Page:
MacDonald, 29, finishes out a trying first full season with the Flyers with another injury. He injured his knee in October, causing him to miss 10 consecutive games until Nov. 19. After that, he's been a healthy scratch for six games at varying times in the year, including three in a row after missing a game to attend the funeral of his grandmother in Nova Scotia. He admitted playing under the expectations of a six-year, $30 million deal has been burdensome.
from Adam Kimelman of NHL.com,
Chicago Blackhawks defenseman Kimmo Timonen was in the midst of his first press gathering in Philadelphia since the Philadelphia Flyers traded him Feb. 27.
After eight years as a member of the Flyers, Timonen was asked how the crowd would react for his return to Wells Fargo Center on Wednesday.
Timonen, the stoic 40-year-old Finn, took several beats to gather himself as the memories of the past washed over him.
"I only have good memories here," he finally said. "I'm sure it's going to be good. All the things that happened here. ... I'm happy to be here."
"That guy is such a great human being off the ice, on the ice," Flyers forward Jakub Voracek said. "It's a really good example for me. I was 21, 22 when I got here. He showed me the way, how to be a better person and how to be a better hockey player. That guy's a pro every single way. ... I'm very happy for him that he's got a chance to battle for a Stanley Cup because he really deserves it."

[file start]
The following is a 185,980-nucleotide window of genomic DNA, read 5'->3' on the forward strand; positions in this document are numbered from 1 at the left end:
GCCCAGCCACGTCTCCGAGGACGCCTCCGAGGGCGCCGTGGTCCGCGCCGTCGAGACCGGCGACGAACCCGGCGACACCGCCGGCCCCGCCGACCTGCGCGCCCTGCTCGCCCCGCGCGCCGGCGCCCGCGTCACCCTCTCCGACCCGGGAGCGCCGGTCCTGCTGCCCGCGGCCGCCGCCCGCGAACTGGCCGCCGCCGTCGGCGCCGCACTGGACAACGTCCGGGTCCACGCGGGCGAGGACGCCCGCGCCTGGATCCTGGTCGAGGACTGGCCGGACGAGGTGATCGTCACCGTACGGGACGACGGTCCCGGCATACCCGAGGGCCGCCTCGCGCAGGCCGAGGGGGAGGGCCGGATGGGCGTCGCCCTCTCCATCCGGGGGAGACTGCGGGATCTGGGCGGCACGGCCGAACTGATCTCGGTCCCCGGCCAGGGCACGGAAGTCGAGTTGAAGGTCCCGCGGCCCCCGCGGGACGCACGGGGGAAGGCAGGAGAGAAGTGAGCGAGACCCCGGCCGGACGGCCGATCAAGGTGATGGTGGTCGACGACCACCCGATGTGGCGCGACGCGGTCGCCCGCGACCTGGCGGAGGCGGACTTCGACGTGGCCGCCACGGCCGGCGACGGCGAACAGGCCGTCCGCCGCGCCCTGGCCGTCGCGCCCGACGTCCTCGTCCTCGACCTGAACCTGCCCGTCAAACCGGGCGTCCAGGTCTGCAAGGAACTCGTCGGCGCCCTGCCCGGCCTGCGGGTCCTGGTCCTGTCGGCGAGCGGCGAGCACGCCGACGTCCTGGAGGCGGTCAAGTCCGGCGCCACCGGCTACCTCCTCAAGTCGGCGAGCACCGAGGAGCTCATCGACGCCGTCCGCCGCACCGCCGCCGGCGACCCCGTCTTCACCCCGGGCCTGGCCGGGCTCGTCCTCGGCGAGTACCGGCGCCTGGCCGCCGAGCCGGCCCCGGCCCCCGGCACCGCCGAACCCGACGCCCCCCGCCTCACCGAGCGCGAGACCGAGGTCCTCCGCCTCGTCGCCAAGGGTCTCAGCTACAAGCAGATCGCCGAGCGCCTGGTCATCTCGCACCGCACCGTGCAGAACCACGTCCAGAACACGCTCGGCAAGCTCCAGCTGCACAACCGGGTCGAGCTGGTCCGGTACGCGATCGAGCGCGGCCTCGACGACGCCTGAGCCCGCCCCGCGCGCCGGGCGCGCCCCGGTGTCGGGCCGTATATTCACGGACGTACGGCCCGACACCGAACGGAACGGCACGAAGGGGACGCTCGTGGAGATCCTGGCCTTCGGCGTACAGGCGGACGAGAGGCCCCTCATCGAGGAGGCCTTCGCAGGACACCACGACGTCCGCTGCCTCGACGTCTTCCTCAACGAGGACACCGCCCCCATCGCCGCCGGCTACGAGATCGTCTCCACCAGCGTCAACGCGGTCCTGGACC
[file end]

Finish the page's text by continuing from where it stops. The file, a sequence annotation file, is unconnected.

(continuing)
from Sam Donnellon of the Philadelphia Daily News,
"I mean, for us to give up now and say we're not a playoff team and we've got to be patient and all that kind of thing, sends the wrong message, I think. To the guys who are here, to our fans, to everybody."
Ah, yes, there's the rub. Ed's half-full approach may be fueled by the memory of half-empty buildings - or the fear of them. He's also, at age 82, still one of the most hopeful and emotional fans this town will ever know. Anyone who saw how happy he was in the locker room when the Flyers were a few points from a playoff position a few weeks ago can attest to that.
So he can be forgiven for wanting more in less time. What can't be forgiven is if that leads to the same type of short-term decision-making from which Hextall is trying to dig out.
"That's not my method of operation," Snider said. "There are times GMs do things and I cringe. But the bottom line is that Ron has come in and his attitude is that we have to be patient with the kids and so forth. But I don't think we've ever really been impatient with the kids. It's a question that he wanted to establish his philosophy. Which I respect."
from Tim Panaccio of CSNPhilly,
Asked whether he deserved another chance to coach next year, Berube laughed.